Now that the NFL draft has concluded, it is time to zoom out and take a look at NFL rosters to figure out the players to target in rookie drafts and upcoming fantasy leagues. One of the more important areas to focus on is offensive line play, which is why we're ranking all NFL offensive lines for 2022.
When it comes to assessing offensive lines, talent is important but so is continuity across units. Most play designs or pass protections are contingent on five players knowing not only their assignment but the assignments of the players around them. That typically means that the offensive line units that are the best are the ones with the least turnover.
Below, we rank the 32 NFL offensive lines following the NFL draft. While performance in 2021 was an important factor in these rankings, continuity across the offensive line was ultimately used as a tiebreaker in many situations.
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The Eagles went into the 2021 season with numerous injury concerns amongst their veterans and a gaping hole at left tackle. While injuries did strike (starting right guard Brandon Brooks once again was lost early in the season to a lower-body injury), the Eagles discovered a cornerstone left tackle in Jordan Mailata and a strong left guard in Landon Dickerson, a 2021 rookie who played center at Alabama. The Eagles head into 2022 with an experienced line group that has crucial depth and flexibility. Mailata and Dickerson will once again hold down the left side. Veterans Jason Kelce (center) and Lane Johnson (right tackle) will continue to anchor their positions. The only question is Isaac Seumalo at right guard, but he played well in a limited role last season (just one hurry and one pressure surrendered in 168 snaps). The Eagles also have a former first-round pick, Andre Dillard, for depth at tackle and drafted arguably the second-best center in this year’s rookie class — Cam Jurgens from Nebraska — in the second round to provide interior depth.
The Chiefs entered 2021 with an offensive line featuring five new starters, including rookies at center (Creed Humphrey) and right guard (Trey Smith). Humphrey and Smith each finished as the top-rated rookie at his respective position according to PFF’s grading. Kansas City saw a massive improvement in their offensive line play but still struggled on occasion in pass protection, especially on the right side of the offensive line. The Chiefs will head into 2021 with four starters that played at least 1,100 snaps and a fifth starter (Lucas Niang) that had flashes of solid play throughout the season. Continuity is important, and the Chiefs line could see a big step forward with another season at left tackle for Orlando Brown and a year of experience for Humphrey and Smith on the interior.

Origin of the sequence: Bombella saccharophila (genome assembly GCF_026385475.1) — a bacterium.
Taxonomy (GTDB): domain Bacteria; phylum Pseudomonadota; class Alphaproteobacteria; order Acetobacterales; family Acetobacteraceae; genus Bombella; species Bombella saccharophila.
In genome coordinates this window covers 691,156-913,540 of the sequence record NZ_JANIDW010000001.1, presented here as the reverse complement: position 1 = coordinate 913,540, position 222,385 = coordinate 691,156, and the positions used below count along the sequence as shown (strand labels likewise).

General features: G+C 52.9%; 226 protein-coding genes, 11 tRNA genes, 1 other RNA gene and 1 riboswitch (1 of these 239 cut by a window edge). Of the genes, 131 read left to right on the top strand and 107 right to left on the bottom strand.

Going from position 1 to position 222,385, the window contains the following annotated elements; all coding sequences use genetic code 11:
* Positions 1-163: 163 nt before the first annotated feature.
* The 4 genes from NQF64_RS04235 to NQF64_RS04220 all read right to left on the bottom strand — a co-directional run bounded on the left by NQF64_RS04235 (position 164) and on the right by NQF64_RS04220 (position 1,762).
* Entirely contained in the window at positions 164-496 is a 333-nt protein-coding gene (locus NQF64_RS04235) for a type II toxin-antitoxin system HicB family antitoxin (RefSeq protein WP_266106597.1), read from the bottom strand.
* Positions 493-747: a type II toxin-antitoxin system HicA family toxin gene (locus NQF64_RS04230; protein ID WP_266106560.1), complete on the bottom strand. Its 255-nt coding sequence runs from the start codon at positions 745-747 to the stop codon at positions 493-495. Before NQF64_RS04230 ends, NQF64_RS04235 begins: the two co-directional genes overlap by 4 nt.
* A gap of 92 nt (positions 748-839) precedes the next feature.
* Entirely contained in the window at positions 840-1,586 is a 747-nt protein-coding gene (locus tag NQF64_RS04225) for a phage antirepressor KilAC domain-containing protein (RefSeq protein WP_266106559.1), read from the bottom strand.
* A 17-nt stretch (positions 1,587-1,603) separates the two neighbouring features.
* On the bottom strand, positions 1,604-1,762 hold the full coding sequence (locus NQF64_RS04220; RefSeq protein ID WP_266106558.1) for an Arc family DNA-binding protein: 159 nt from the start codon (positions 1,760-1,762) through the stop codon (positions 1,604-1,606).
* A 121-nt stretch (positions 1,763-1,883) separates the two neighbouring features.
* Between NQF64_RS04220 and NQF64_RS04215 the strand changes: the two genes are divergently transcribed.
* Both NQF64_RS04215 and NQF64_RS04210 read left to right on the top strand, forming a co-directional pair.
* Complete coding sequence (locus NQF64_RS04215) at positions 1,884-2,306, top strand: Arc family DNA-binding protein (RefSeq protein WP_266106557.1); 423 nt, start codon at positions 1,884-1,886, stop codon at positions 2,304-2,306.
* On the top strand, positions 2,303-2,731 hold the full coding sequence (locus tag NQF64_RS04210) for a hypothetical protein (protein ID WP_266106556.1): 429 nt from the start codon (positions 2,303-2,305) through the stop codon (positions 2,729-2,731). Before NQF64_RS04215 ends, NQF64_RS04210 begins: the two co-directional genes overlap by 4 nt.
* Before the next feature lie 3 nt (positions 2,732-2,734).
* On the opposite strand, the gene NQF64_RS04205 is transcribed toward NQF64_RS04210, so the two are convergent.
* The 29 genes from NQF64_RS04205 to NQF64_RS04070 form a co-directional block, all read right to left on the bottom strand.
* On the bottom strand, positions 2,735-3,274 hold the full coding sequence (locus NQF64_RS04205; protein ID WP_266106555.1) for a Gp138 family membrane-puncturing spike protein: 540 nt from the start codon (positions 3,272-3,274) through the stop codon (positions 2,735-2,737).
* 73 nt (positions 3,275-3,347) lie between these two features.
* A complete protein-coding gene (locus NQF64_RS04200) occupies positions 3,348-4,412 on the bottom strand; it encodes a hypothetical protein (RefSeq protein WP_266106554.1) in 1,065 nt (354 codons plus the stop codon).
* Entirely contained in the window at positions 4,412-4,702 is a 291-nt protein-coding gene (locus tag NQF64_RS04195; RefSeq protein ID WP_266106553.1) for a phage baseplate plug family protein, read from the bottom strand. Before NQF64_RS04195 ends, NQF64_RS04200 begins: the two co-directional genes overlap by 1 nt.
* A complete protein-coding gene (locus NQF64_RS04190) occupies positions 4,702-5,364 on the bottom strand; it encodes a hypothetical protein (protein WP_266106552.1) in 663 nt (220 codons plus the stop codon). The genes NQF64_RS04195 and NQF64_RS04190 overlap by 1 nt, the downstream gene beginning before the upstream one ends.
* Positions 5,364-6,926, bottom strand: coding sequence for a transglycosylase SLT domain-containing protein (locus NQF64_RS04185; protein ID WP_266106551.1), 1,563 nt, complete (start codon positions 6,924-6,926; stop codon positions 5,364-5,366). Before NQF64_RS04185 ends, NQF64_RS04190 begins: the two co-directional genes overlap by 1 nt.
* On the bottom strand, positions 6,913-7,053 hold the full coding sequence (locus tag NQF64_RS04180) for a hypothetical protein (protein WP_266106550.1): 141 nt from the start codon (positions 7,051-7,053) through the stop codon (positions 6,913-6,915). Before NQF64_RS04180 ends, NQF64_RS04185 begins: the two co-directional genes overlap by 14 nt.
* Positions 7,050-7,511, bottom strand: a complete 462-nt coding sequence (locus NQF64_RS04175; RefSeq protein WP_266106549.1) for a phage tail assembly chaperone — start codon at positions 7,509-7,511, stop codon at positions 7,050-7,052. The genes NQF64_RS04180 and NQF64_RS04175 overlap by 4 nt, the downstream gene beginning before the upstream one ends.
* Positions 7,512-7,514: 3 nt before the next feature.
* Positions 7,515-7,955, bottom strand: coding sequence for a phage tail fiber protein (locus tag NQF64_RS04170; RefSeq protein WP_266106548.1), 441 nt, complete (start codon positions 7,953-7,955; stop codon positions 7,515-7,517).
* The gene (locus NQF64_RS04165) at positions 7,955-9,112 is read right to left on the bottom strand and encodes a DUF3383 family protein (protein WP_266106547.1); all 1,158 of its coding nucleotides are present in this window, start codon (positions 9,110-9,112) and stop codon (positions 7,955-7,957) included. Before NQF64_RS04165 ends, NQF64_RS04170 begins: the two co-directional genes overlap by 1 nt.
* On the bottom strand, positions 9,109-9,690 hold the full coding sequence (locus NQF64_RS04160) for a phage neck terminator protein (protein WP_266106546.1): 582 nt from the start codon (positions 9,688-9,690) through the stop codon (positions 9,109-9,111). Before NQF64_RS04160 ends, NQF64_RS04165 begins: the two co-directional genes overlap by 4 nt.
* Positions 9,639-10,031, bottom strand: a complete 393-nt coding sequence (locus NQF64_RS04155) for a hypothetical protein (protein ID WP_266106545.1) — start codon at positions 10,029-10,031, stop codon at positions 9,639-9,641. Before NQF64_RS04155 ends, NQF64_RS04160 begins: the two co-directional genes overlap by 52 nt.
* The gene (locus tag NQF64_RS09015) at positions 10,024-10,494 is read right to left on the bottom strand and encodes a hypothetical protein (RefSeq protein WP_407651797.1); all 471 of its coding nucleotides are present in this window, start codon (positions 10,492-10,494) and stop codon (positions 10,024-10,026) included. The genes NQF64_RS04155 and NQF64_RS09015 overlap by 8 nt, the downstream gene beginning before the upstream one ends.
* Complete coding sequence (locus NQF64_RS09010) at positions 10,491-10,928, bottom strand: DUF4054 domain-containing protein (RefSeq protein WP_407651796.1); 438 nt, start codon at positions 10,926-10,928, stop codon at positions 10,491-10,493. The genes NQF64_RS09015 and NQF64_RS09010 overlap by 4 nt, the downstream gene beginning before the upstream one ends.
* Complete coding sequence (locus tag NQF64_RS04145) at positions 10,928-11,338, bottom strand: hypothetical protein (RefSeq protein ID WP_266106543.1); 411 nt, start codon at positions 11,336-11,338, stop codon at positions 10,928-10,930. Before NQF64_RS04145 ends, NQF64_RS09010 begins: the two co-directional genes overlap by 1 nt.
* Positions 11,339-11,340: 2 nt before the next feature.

The Dallas offensive line bounced back in 2021 thanks to better luck when it came to health — four of the Cowboys’ five offensive linemen played at least 75% of the team’s snaps. Tyron Smith wasn’t one of them, although he did play at an elite level in 11 games. The development of Tyler Biadasz at center and the emergence of Terence Steele at right tackle were crucial for Dallas and allowed them to comfortably move on from Connor Williams and La’el Collins in free agency. The Cowboys targeted 21-year-old college tackle, Tyler Smith, from Tulsa in the first round of the draft and it is likely he plays guard for them for the foreseeable future. Despite his small-school background, Smith is an aggressive run blocker and should fit the Cowboys’ system well.
Injuries at the tackle position highlighted the Browns’ struggles in 2021. Both Jedrick Wills (11 games played) and Jack Conklin (7) were out for significant portions of the year, forcing unproven developmental picks like Blake Hance and James Hudson into a starting role. The Browns gave up 49 sacks in 2021, sixth most of any team in the league. 14 of those sacks came from the tackle positions. Looking to 2022, the Browns let J.C. Tretter go in the offseason, elevating Nick Harris (one start in 2021) to the starting position. Additionally, Jack Conklin is recovering from a patellar tendon tear and could miss the start of the season. If Cleveland can have better injury luck, then they could easily wind up as a top-2 unit in the league. The possibility of a slow start from Conklin and early struggles from a new center makes it difficult to put them higher than this before the season.
The Lions' offensive line delivered on their promise during 2021, featuring four players as top-30 players at their position. It likely would have been five if Frank Ragnow had been able to stay healthy and play more than four games. Detroit’s five projected starters allowed just 11 sacks and averaged a 75.3 combined overall blocking grade according to PFF. Detroit will return their entire starting offensive line from 2021 and hope that Ragnow, arguably one of the best centers in the NFL, stays healthy. A healthy Ragnow surrounded by experience at every other position makes this one of the most formidable units in the NFL. There is a very real outcome the Lions end the season at the top of this list if everything breaks their way.